It's been a roller coaster ride. Yesterday, I was physically exhausted by the chemicals that accompanied all the emotions.
After the first call in September, we actually started talking about what it would be like, after he gets a kidney. How we could pick up and go for a trip on last minute super saver prices - Baxter requires at least two weeks to set up a travel delivery. Or, we could take a road trip without planning cargo space. We did most of this talking on the cruise that happened in spite of how close he was to the top of the list. We halfway expected not to go on the cruise, to be kept in town by a new kidney. When we got back from the trip, we talked about it happening any day.
It started to hit home to me when I was praying for safe travels for my friends over Thanksgiving weekend. I started thinking about all the other people who would be on the road, and how it's so often people in wrecks that donate. Donate. Not exactly a painless, out of sight, automatic payroll deduction to United Way. How do you pray, "protect the travels on the road" and "bring my dearest a kidney" in the same breath?
And then Christmas planning on the yet-again-shoestring budget, and the expectations diminished in our everyday conversations. Oh, at a recent visit to the clinic, they verified that he was the number one patient on the Type O list. But somehow, it started feeling distant. When Mom asked if she and Daddy should dump plans for us to go there for Christmas and start looking for flights to Lexington, I told her how much Flar was looking forward to Christmas in San Antonio. She worried about taking him off the list for 10 days. In the back of my head, the little ghoul said "New Year's is the drinking holiday, we'll be home by then."
I was aware I was squandering the extra time I was given by the gift of no work for weeks on end. I ramped up my job search, and even got some interviews, but I did little concrete to prepare the house for disruption of routines - whether for working full-time, traveling for Christmas, or the hospital stay a transplant would entail. It all still seemed like talk.
When suddenly, I went from "no work this week" to "can you come in on Tuesday and Wednesday?" to working full-time, except Friday mornings.
When suddenly, I had a third of the Christmas shopping and crafting done, and mostly accumulated in the dining room for wrapping (praise be to Mary Kay ladies who not only deliver, but gift-wrap as well!)
When suddenly, the call came. "Be ready to get more calls. Be ready for disappointment." Oh, I couldn't go back to sleep after that call, even though we had over two hours more before we'd be leaving the house. But it didn't seem real. We chatted in the hospital while we waited through the admitting process. I called work when I knew someone would be there to take the call. "Do you have an advanced directive? Did you bring it?" I'm the proxy, so we reviewed what I already knew, but I asked more detailed questions, with every one followed up by "but I don't want that to happen."
There aren't nearly as many procedures that count as major surgery as there used to be. With so many surgeries done by camera through tiny incisions, the prospect of a cesarean-sized incision and working with vessels large enough to handle the kind of blood flow a kidney uses... But we didn't know for sure the surgery would happen, and it was easy to talk in vagueness and concentrate on scheduling practicalities. I'd go to work, but only after we talked to the doctor and had some kind of understanding about how much warning I'd get to come back. It would be hours until they knew if he passed the cross-matching testing, if the other patient (highly sensitized) passed, if the kidney was good enough, if the surgery would really happen.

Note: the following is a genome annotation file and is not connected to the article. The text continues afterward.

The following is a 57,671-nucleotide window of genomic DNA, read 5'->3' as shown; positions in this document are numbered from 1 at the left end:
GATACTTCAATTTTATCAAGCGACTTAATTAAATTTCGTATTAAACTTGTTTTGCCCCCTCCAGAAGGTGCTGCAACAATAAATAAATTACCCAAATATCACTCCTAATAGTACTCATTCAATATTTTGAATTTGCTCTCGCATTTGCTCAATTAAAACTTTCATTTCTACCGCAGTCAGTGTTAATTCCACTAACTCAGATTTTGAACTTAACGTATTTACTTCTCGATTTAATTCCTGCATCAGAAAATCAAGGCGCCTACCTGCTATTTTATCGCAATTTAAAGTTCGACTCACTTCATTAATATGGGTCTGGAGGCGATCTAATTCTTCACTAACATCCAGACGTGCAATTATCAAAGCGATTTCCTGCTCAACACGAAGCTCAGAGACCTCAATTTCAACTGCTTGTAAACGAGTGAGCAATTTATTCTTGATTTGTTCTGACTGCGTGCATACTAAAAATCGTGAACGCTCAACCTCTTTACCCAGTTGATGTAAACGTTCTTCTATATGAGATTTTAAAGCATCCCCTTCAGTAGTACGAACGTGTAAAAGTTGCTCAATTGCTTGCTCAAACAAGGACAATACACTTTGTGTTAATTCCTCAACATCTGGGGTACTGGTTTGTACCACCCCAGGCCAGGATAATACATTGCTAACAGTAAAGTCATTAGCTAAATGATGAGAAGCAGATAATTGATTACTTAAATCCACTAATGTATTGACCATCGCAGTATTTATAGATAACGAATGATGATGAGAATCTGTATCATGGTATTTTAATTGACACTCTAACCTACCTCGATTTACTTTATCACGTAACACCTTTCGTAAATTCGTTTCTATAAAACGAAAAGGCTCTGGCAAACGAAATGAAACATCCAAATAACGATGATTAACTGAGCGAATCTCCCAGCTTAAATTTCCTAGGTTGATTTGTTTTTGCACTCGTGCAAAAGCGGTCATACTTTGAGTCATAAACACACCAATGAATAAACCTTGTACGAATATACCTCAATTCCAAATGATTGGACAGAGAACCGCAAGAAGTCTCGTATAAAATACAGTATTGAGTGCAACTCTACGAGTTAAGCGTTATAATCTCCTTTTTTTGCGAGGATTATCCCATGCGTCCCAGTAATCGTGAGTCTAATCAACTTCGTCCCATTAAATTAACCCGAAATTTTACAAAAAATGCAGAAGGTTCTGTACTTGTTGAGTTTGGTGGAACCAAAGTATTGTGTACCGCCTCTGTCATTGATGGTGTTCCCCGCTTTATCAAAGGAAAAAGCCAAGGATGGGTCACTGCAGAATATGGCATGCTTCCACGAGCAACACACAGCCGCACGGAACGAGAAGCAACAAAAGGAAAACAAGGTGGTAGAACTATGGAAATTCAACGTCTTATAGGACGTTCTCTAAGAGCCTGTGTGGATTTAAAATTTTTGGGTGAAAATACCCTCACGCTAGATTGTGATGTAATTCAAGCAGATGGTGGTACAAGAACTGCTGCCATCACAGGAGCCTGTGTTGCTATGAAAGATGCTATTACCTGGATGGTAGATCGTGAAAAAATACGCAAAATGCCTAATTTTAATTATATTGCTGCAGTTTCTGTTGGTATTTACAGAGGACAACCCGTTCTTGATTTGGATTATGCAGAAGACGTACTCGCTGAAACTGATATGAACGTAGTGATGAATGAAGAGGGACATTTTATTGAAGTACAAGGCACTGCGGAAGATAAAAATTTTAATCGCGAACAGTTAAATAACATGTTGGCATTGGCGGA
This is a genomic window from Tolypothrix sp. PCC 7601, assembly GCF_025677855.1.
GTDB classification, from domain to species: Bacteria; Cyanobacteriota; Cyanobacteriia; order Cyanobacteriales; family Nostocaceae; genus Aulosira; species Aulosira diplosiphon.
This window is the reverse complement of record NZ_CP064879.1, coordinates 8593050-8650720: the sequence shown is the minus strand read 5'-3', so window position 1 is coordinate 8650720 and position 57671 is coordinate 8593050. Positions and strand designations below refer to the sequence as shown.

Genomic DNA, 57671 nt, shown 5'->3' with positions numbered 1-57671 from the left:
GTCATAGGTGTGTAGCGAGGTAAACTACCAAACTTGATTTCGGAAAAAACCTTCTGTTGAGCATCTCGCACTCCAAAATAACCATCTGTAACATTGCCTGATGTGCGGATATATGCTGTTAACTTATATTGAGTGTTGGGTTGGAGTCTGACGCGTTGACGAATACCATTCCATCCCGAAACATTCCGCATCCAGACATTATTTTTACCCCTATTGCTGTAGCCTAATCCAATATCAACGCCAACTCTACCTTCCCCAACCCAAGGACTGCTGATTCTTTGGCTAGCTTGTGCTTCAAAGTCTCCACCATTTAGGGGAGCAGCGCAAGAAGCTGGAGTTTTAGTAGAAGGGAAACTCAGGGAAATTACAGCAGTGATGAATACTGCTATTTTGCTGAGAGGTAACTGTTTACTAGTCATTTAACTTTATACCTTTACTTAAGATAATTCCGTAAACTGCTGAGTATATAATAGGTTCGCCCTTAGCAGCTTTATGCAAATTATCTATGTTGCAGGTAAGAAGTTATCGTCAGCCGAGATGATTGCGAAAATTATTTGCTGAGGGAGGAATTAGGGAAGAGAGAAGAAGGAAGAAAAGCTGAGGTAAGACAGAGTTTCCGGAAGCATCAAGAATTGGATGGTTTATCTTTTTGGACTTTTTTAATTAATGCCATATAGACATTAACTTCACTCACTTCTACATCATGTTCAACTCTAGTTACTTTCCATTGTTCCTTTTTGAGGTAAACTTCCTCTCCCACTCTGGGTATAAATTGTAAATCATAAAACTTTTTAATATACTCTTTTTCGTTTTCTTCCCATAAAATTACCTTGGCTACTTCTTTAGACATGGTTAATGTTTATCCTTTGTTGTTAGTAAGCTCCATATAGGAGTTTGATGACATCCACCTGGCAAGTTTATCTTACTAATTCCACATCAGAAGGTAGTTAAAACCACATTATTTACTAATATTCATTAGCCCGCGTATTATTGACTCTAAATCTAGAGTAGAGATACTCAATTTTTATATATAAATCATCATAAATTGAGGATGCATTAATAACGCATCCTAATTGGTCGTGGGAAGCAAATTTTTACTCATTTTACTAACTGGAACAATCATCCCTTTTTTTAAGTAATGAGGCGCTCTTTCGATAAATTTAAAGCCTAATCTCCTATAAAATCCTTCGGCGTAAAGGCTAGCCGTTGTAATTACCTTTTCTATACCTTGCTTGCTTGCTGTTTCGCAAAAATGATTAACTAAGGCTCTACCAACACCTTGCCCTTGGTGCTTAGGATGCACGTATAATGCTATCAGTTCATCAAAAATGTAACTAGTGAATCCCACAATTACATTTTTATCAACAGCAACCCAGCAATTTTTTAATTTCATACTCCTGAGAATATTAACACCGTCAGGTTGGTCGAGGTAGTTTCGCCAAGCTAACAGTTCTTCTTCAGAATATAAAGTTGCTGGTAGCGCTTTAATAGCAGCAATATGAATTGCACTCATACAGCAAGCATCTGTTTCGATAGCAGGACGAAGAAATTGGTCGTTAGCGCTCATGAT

Going to work was a welcome distraction. Flar had Critter to keep him company at the hospital while he waited. I had permission to keep my phone on in Ops. I started indexing dailies, and when I switched to scanning, I kept one earbud in to listen for calls. I popped up twice to answer calls, but none from Flar. My manager, R, took me aside to check into plans - for the day, the week, etc. Would I want to work or not; how much? I even got the chance to ask about moving to full-time, since I'm still technically a part-time employee. I'd just coded back in for scanning, when I saw a voicemail -- I hadn't caught a call during the meeting. It was Flar, the operation was scheduled for 4pm. This was at about 2pm (funny, I remembered the :45 from when I clocked out when I wrote up a timeline, but not the hour).
That's when it hit. Everything was really going to happen. It was the most intense feeling I can remember. Pure adrenaline. Fear, excitement -- not really translating as happiness: I seriously couldn't understand why I wanted to sob uncontrollably. When I told R that it was really happening, that I had time to finish out the end of a bundle, she could tell I was almost losing it. She offered a hug and held me tight and then I got back to work. Routine, detailed tasks. They are the bomb for settling me out. I really don't think I could have gotten into a car and driven if not for stopping and finishing out and tidying up properly.
I'd tried to chronicle the day; I updated facebook diligently. But it seems a blur even now. Everything has changed. The surgery was successful. He came back to me, as I'd demanded when they wheeled him off. The outlook is bright. He's no longer a short-timer.
All because of the final gift of a stranger. Maybe his family decided. Maybe they knew her wishes. Or maybe this stranger had thought ahead and made sure.
It starts with One Click.
For Kentucky Residents
To find the link for your state's registry
I do not have information about how to register in other countries; I welcome more information about that in comments.
This entry was written for inclusion in The Real LJ Idol writing competition on Live Journal, Topic 7: One Touch.